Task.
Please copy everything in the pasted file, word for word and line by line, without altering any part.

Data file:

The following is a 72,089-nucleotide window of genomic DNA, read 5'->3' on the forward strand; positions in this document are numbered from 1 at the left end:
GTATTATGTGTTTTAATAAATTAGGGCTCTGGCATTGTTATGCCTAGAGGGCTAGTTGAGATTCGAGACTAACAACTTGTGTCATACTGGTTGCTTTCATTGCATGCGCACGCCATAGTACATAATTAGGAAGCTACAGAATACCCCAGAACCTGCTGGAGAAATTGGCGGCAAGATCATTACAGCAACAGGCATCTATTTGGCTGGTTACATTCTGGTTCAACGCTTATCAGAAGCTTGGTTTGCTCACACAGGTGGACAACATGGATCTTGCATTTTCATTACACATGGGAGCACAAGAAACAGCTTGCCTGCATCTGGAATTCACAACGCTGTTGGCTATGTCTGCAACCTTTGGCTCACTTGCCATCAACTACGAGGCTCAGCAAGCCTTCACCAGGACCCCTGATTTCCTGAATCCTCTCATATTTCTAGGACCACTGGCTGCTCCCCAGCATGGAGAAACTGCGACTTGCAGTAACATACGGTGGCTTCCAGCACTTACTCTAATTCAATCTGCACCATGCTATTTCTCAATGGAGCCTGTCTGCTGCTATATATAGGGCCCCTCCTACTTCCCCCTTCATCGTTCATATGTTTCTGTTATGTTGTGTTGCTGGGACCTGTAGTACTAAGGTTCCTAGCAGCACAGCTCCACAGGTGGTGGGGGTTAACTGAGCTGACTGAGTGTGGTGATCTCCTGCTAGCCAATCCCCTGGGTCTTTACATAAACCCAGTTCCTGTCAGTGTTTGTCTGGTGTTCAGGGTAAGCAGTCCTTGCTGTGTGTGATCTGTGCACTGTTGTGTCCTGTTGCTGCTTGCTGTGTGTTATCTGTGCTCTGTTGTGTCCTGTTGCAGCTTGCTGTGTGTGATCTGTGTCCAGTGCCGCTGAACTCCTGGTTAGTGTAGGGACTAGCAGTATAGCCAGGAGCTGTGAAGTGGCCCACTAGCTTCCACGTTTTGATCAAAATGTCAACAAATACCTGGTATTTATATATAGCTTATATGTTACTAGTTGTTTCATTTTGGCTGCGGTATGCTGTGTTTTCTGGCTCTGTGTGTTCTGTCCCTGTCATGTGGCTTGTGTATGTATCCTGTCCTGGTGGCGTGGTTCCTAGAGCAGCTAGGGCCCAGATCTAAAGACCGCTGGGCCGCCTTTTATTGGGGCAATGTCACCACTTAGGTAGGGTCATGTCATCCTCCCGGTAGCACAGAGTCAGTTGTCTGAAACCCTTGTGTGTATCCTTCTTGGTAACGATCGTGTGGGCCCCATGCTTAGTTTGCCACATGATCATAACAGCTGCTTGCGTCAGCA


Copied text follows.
The following is a 72,089-nucleotide window of genomic DNA, read 5'->3' on the forward strand; positions in this document are numbered from 1 at the left end:
GTATTATGTGTTTTAATAAATTAGGGCTCTGGCATTGTTATGCCTAGAGGGCTAGTTGAGATTCGAGACTAACAACTTGTGTCATACTGGTTGCTTTCATTGCATGCGCACGCCATAGTACATAATTAGGAAGCTACAGAATACCCCAGAACCTGCTGGAGAAATTGGCGGCAAGATCATTACAGCAACAGGCATCTATTTGGCTGGTTACATTCTGGTTCAACGCTTATCAGAAGCTTGGTTTGCTCACACAGGTGGACAACATGGATCTTGCATTTTCATTACACATGGGAGCACAAGAAACAGCTTGCCTGCATCTGGAATTCACAACGCTGTTGGCTATGTCTGCAACCTTTGGCTCACTTGCCATCAACTACGAGGCTCAGCAAGCCTTCACCAGGACCCCTGATTTCCTGAATCCTCTCATATTTCTAGGACCACTGGCTGCTCCCCAGCATGGAGAAACTGCGACTTGCAGTAACATACGGTGGCTTCCAGCACTTACTCTAATTCAATCTGCACCATGCTATTTCTCAATGGAGCCTGTCTGCTGCTATATATAGGGCCCCTCCTACTTCCCCCTTCATCGTTCATATGTTTCTGTTATGTTGTGTTGCTGGGACCTGTAGTACTAAGGTTCCTAGCAGCACAGCTCCACAGGTGGTGGGGGTTAACTGAGCTGACTGAGTGTGGTGATCTCCTGCTAGCCAATCCCCTGGGTCTTTACATAAACCCAGTTCCTGTCAGTGTTTGTCTGGTGTTCAGGGTAAGCAGTCCTTGCTGTGTGTGATCTGTGCACTGTTGTGTCCTGTTGCTGCTTGCTGTGTGTTATCTGTGCTCTGTTGTGTCCTGTTGCAGCTTGCTGTGTGTGATCTGTGTCCAGTGCCGCTGAACTCCTGGTTAGTGTAGGGACTAGCAGTATAGCCAGGAGCTGTGAAGTGGCCCACTAGCTTCCACGTTTTGATCAAAATGTCAACAAATACCTGGTATTTATATATAGCTTATATGTTACTAGTTGTTTCATTTTGGCTGCGGTATGCTGTGTTTTCTGGCTCTGTGTGTTCTGTCCCTGTCATGTGGCTTGTGTATGTATCCTGTCCTGGTGGCGTGGTTCCTAGAGCAGCTAGGGCCCAGATCTAAAGACCGCTGGGCCGCCTTTTATTGGGGCAATGTCACCACTTAGGTAGGGTCATGTCATCCTCCCGGTAGCACAGAGTCAGTTGTCTGAAACCCTTGTGTGTATCCTTCTTGGTAACGATCGTGTGGGCCCCATGCTTAGTTTGCCACATGATCATAACAGCTGCTTGCGTCAGCA